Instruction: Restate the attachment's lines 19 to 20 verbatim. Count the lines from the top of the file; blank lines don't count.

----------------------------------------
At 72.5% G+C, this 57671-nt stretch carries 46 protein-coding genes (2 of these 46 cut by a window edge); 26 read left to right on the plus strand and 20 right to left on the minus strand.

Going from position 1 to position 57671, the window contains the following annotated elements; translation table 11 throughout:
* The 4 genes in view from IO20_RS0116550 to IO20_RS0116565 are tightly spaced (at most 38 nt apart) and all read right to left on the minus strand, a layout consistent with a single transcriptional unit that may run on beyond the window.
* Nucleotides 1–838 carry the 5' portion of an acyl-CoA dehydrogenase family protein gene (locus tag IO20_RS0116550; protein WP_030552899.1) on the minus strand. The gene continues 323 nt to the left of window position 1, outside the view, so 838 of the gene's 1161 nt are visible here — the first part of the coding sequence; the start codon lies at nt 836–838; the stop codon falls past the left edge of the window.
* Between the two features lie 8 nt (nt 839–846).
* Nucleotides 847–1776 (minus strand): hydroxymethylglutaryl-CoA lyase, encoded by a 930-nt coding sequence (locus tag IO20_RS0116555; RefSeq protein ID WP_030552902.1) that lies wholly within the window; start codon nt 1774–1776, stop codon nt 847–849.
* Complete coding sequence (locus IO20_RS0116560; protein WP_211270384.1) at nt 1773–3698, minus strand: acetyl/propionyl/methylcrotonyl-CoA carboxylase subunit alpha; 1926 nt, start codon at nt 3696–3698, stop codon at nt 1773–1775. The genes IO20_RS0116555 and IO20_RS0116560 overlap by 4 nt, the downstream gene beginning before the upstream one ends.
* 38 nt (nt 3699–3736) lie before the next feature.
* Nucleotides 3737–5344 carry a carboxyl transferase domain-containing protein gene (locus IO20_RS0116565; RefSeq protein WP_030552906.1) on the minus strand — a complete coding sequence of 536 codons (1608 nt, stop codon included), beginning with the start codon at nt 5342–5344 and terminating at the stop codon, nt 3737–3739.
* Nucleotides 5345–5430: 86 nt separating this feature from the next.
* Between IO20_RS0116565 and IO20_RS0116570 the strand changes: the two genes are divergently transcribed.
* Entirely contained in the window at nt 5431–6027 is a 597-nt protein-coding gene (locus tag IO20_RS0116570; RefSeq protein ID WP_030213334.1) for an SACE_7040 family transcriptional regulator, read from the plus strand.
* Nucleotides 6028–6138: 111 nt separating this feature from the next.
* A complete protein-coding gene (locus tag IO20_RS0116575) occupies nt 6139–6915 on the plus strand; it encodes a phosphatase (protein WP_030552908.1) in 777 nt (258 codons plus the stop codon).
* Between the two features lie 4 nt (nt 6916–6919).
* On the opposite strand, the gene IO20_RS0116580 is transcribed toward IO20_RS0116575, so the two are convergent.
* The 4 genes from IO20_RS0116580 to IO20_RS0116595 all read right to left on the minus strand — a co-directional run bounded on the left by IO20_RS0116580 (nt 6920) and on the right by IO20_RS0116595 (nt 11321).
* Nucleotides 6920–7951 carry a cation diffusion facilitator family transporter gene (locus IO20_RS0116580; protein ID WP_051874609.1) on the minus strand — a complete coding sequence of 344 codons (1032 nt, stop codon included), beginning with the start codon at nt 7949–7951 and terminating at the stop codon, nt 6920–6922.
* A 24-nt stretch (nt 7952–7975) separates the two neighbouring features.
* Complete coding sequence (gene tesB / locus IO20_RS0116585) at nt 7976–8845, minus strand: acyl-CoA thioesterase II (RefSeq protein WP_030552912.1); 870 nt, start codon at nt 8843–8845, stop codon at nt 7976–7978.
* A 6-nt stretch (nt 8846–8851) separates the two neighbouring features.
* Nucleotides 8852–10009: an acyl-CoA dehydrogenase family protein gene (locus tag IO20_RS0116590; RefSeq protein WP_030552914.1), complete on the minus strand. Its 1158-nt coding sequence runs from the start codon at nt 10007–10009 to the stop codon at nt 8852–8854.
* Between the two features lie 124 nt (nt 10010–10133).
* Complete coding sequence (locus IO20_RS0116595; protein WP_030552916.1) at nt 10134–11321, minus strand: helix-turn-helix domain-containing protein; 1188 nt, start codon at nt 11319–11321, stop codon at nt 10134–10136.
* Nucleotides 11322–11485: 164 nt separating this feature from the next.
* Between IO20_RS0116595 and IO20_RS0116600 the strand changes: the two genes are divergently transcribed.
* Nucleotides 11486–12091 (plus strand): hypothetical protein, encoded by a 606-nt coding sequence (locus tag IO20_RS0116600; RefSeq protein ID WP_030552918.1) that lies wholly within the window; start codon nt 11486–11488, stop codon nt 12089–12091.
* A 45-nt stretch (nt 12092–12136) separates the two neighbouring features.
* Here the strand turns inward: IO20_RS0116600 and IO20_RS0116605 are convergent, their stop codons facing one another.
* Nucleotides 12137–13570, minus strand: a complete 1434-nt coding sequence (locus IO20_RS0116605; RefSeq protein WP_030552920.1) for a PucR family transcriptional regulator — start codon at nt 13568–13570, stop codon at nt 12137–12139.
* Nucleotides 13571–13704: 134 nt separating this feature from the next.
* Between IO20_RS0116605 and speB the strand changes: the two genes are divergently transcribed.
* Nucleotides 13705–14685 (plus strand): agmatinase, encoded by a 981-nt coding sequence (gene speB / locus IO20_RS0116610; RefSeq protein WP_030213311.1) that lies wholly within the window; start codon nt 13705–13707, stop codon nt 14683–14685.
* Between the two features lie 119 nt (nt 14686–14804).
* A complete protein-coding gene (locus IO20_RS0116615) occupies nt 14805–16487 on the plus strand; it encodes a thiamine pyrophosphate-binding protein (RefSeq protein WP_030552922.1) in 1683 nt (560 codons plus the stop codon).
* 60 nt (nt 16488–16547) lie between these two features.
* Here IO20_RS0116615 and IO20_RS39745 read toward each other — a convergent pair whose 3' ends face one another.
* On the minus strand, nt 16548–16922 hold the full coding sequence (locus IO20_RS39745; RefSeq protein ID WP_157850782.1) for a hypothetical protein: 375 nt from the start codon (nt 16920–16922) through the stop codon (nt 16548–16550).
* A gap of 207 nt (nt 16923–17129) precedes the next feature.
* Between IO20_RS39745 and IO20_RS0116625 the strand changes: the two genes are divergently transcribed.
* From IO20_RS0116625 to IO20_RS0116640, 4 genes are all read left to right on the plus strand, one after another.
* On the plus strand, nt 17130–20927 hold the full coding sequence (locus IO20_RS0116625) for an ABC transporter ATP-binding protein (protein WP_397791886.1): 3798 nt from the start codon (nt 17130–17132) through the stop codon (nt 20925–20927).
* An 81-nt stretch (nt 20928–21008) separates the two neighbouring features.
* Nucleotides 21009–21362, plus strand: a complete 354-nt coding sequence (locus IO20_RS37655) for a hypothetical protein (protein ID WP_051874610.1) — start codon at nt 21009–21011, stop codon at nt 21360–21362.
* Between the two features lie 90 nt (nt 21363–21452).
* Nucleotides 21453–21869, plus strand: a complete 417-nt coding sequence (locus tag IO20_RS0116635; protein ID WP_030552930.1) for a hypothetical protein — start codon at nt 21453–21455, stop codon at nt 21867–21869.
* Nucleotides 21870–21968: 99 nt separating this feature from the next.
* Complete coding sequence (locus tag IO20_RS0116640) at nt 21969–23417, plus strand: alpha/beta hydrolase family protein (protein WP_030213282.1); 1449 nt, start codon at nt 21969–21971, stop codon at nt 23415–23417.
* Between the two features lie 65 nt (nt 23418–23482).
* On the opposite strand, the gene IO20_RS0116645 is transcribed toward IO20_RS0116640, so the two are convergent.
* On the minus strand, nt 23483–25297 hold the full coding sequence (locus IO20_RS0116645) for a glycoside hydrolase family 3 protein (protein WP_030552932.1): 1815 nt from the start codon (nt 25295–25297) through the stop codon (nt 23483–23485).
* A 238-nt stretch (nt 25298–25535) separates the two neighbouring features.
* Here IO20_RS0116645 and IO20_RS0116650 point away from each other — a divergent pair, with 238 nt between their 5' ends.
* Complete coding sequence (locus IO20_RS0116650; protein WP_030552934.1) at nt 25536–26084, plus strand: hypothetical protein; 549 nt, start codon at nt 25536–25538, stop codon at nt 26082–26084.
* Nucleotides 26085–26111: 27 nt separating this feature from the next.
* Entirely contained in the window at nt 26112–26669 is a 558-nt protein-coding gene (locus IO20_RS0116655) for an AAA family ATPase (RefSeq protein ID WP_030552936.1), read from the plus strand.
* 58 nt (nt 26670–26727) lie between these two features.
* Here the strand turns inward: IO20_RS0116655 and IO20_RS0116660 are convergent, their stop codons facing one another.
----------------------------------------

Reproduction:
* A 24-nt stretch (nt 7952–7975) separates the two neighbouring features.
* Complete coding sequence (gene tesB / locus IO20_RS0116585) at nt 7976–8845, minus strand: acyl-CoA thioesterase II (RefSeq protein WP_030552912.1); 870 nt, start codon at nt 8843–8845, stop codon at nt 7976–7978.